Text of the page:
Friday, 24 July 2009

Ahmed bin Majid and Vasco da Gama

Ahmed bin Majid (أحمد بن ماجد‎), was an Arab navigator and cartographer born in 1421 in Julphar, which is now known as Ras Al Khaimah. This city makes up one of the seven Emirates of the United Arab Emirates, but at that time it was classified as the coast of Oman. He was raised with a family famous for seafaring; at the age of 17 he was able to navigate ships. He was so famous that he was known as the first Arab seaman. The exact date is not known, but bin Majid probably died in 1500. He became famous in the West as thenavigator who has been associated with helpingVasco da Gama find his way from Africa to India using an Arab map then unknown to European sailors.

Ahmad ibn Majid was born in Oman, probably in 1432, the year Zheng He’s junks docked at Jiddah. The last of his approximately 40 known compositions, a poem on the heavens, is dated 1500, the same year Pedro Álvares Cabral discovered Brazil on his way to India by way of the Cape of Good Hope—thus linking Europe, the New World, Africa and Asia in a single voyage. Ibn Majid must have died soon after that date, his life spanning the most critical century in the history of the ocean whose currents, winds, reefs, shoals, headlands, harbors, seamarks and stars he spent a lifetime studying.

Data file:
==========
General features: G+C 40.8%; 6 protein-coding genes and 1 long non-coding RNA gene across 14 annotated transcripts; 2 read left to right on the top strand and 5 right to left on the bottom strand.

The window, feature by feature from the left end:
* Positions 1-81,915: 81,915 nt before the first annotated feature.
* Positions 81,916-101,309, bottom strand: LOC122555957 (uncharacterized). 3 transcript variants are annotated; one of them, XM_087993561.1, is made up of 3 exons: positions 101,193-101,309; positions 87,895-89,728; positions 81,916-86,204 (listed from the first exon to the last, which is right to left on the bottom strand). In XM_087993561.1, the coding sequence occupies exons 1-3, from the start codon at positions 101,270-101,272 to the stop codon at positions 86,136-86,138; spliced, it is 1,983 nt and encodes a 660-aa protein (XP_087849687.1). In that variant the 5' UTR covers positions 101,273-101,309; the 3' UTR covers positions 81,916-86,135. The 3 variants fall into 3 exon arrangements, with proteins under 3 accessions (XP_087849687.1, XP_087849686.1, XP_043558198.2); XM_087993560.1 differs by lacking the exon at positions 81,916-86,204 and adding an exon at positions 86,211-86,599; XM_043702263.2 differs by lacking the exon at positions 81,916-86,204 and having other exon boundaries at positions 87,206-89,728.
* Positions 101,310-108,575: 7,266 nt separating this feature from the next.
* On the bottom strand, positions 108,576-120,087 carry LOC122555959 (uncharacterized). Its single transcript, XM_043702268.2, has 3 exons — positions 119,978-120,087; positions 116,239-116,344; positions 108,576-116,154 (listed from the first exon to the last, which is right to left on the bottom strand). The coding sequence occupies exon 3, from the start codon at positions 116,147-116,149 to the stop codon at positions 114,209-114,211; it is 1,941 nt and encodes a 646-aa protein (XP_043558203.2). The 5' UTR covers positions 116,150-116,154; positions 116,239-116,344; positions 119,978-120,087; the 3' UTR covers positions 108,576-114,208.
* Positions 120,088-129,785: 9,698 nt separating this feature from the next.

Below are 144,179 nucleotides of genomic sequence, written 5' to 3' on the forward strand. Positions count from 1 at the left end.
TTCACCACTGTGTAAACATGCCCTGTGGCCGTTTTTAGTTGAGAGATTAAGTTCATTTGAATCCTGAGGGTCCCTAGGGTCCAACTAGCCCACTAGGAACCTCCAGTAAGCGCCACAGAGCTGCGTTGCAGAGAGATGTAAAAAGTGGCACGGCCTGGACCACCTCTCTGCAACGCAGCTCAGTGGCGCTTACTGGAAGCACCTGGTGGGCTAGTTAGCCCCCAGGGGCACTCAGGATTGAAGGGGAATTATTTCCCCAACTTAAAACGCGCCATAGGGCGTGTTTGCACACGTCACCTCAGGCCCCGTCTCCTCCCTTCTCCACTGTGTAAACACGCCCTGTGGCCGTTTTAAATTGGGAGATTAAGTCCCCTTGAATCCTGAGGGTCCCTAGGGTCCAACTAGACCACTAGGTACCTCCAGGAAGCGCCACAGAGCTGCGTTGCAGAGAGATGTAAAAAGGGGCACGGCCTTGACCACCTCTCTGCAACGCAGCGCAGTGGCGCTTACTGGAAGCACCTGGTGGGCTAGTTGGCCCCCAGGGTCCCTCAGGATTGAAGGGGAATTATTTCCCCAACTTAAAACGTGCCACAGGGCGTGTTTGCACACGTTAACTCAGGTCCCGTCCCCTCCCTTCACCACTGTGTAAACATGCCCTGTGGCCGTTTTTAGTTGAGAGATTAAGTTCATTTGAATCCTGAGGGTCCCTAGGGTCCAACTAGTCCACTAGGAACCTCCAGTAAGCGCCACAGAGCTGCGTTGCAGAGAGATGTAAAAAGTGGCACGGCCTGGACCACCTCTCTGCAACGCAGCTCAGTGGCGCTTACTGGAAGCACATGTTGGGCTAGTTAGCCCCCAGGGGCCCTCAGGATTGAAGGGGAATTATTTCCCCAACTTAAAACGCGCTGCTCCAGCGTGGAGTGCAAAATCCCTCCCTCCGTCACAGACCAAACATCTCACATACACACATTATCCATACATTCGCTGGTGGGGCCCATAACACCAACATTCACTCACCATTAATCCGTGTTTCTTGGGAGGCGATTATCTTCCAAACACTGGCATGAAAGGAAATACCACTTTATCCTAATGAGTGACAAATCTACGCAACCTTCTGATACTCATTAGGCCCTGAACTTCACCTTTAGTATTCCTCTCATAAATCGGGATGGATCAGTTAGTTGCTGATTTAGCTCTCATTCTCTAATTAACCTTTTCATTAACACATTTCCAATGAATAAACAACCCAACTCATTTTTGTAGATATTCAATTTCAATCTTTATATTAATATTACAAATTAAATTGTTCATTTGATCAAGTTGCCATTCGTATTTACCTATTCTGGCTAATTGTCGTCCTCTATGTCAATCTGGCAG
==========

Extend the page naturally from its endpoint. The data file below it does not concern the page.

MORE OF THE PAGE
Vasco da Gama’s epochal voyage around the Cape of Good Hope in 1498 has often been presented as the irruption of a dynamic, technologically advanced western power into an essentially static and backward Asia. Yet the Mediterranean and Indian Ocean worlds in the late 15th century were both responding to common historical forces. When Vasco da Gama’s ship landed in Calicut in 1499 and the two worlds met, it was the visitors from the West who were at an economic and cultural disadvantage, only partially offset by their superior weapons. The Zamorin of Calicut, when showed the gifts brought by the Portuguese—the little bells and beads and the rough cloth—concluded that the Portuguese came from a poor and backward country, and advised them that, next time, they should bring gold. This they did—but even that came not from Portugal, but from Africa.


  1. i hate this site

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    i hate ahmed bin majid

  2. No one hates Ahmad Bin Majid ..
    If you hate him,, we hate you ..
    Genuis !

  3. Does There anyone Told You to Open This Site \ Google ?!..

  4. but y do u all guys hate ahmed bin majid